Meditation The Relaxation Response And Physiological Changes

Benson and his colleagues were among the first to use Western experimental standards to study the physiology of meditation and its potential clinical benefits. In experiments involving Transcendental Meditation conducted at the Harvard Medical School and at the University of California at Irvine, physiological parameters were monitored in subjects in both meditative and nonmeditative states. Measures of blood pressure, heart rate, rectal temperature, and skin resistance as well as electroencephalographic (EEG) events were recorded at 20-minute intervals. During the meditative states oxygen consumption, carbon dioxide elimina

Meditation and the Relaxation Response tion, respiratory rates, minute ventilation (the amount of air inhaled and exhaled in a 1-minute period), and arterial blood lactate levels (an indication of anaerobic metabolism) were reduced. These acute changes are all compatible with reduced SNS activity and were not evident when the subjects simply sat quietly. Since these initial demonstrations, others have documented that elicitation of the relaxation response results in important physiological changes that are mediated by reduced SNS activity.

In addition to the SNS effects of the relaxation response, its central nervous system effects have been dramatically illustrated in a controlled study of frontal EEG beta-wave activity. Novice subjects listened to either a tape designed to elicit the relaxation response or a control tape that provided a discussion of the relaxation response and its benefits. Using topographic EEG

mapping, researchers found that elicitation of the relaxation response appeared to reduce cortical activation in anterior regions of the brain (see Fig. 1).

Another study has also provided evidence of the effect of the relaxation response on CNS indices of arousal. Jacobs, Benson, and Friedman examined the efficacy of a multifactor behavioral intervention for chronic sleep-onset insomnia. The interventions included education about sleep (e.g., sleep states, sleep architecture) and sleep hygiene (e.g., abstaining from alcohol, caffeine, and nicotine use in the evening), sleep scheduling, and modified stimulus control (restricting use of the bed to sleeping). The subjects were taught relaxation-response techniques and were instructed to practice them at bedtime. Those insomniacs exposed to the intervention exhibited significant reductions in sleep-onset latency and were indistinguishable from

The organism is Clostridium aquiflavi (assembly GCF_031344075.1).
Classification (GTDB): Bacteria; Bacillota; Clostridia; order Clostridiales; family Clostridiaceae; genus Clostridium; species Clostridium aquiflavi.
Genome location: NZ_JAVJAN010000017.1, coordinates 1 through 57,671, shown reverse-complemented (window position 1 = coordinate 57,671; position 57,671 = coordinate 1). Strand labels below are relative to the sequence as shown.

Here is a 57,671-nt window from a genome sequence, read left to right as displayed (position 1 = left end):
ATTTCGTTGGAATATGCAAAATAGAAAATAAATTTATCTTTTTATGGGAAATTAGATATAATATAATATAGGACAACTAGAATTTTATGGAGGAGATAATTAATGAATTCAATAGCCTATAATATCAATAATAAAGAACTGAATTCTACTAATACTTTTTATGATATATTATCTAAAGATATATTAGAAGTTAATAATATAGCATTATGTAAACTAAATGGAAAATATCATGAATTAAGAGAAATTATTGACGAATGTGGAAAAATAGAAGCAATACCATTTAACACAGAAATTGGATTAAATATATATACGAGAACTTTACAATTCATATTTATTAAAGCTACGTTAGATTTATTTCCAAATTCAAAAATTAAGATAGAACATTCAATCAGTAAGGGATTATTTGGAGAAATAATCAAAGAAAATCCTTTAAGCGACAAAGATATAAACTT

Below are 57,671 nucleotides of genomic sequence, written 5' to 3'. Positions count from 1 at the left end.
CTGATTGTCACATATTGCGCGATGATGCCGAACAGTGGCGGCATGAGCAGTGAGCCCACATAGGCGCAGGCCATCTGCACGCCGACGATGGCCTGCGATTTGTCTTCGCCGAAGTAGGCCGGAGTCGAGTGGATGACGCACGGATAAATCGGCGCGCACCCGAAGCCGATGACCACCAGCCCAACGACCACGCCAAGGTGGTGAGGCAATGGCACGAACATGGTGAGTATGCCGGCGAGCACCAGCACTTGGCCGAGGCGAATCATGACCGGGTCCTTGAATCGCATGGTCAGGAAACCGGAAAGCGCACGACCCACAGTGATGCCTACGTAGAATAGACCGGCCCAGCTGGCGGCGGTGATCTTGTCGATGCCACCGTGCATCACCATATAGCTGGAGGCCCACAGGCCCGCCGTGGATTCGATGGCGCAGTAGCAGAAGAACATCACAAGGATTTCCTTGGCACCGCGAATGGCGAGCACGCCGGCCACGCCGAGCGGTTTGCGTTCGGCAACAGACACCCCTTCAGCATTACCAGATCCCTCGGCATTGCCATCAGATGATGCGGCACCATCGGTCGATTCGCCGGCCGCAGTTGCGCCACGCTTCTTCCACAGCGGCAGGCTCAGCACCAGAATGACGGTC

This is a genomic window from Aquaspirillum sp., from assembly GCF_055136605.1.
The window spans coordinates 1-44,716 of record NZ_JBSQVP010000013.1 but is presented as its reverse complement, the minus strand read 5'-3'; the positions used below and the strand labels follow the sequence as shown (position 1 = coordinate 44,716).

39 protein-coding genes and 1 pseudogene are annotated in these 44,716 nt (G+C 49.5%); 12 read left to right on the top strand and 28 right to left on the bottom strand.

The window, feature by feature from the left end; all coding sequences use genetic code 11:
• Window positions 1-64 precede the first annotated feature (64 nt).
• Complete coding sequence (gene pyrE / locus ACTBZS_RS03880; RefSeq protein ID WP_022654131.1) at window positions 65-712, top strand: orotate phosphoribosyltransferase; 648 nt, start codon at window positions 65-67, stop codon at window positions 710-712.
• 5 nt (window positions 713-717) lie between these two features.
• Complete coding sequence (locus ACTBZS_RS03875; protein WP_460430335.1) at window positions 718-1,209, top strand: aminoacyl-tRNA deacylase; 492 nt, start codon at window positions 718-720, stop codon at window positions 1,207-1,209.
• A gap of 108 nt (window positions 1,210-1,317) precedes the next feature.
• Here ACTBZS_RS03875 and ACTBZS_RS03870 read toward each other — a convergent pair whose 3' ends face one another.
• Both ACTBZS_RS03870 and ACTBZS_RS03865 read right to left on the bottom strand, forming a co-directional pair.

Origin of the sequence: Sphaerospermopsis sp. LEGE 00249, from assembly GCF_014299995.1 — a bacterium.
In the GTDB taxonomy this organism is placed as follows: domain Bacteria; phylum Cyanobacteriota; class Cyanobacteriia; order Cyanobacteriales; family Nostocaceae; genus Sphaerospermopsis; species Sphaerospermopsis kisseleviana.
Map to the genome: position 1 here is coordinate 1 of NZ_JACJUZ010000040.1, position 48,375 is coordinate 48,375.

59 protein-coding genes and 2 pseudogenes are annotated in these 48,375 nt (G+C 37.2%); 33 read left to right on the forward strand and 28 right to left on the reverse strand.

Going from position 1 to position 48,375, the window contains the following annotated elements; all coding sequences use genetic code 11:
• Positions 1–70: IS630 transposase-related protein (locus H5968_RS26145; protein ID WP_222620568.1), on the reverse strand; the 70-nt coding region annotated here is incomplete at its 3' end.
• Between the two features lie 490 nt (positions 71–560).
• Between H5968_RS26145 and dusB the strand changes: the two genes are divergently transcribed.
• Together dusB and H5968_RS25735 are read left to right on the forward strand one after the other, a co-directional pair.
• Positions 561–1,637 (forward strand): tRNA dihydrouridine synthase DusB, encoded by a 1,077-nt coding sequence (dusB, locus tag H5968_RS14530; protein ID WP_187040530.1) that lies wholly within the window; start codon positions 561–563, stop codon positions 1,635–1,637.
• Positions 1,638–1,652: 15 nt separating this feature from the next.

Fronta! Frontal

Fronta! Frontal

Occipital Occipital

Figure 1 Beta relative power for control and relaxation response (RR) conditions. Vertical color bar indicates beta relative power (white highest, black lowest). Topographic maps are displayed in relative spectral power for greater resolution. Note: At RR end (lower right), beta relative power is significantly (p < .0164) decreased in frontal areas.

Occipital Occipital

Figure 1 Beta relative power for control and relaxation response (RR) conditions. Vertical color bar indicates beta relative power (white highest, black lowest). Topographic maps are displayed in relative spectral power for greater resolution. Note: At RR end (lower right), beta relative power is significantly (p < .0164) decreased in frontal areas.

Meditation and the Relaxation Response normal sleepers. More importantly, the insomniacs showed a marked reduction in cortical arousal, as assessed EEG power spectra analyses; specifically, the percentages of beta total power decreased from pre- to posttreatment.

The relaxation response training most likely mediated these reductions in cortical arousal and were therefore probably responsible for the dramatic decrease in sleep-onset latency. These findings in insomniacs support the contention that regular elicitation of the relaxation response leads to physiological changes opposite to those seen during the fight-or-flight response (i.e., decreased vs increased cortical arousal, respectively).

Since the physiological changes and therapeutic effects of the regular elicitation of the relaxation response lead to significant beneficial physiological changes and these effects appear to be the same as those associated with rest and sleep, what extra benefits does this practice offer above and beyond those derived from sleeping? Actually, the two activities are quite different. Although oxygen consumption plummets within the first few minutes of eliciting the relaxation response (in this example through meditation), oxygen consumption during sleep decreases appreciably only after several hours (see Fig. 2). The concentration of carbon dioxide in the blood increases significantly during sleep, whereas during meditation it decreases. The electrical conductivity of the skin tends to increase during sleep, indicating reduced sympathetic activity. However, the rate and magnitude of sleep-related increases in skin conductivity are much smaller than those observed during meditation and other relaxation-response techniques. Researchers have demon-

strated that CNS effects of the relaxation response also differ from those observed during sleep.

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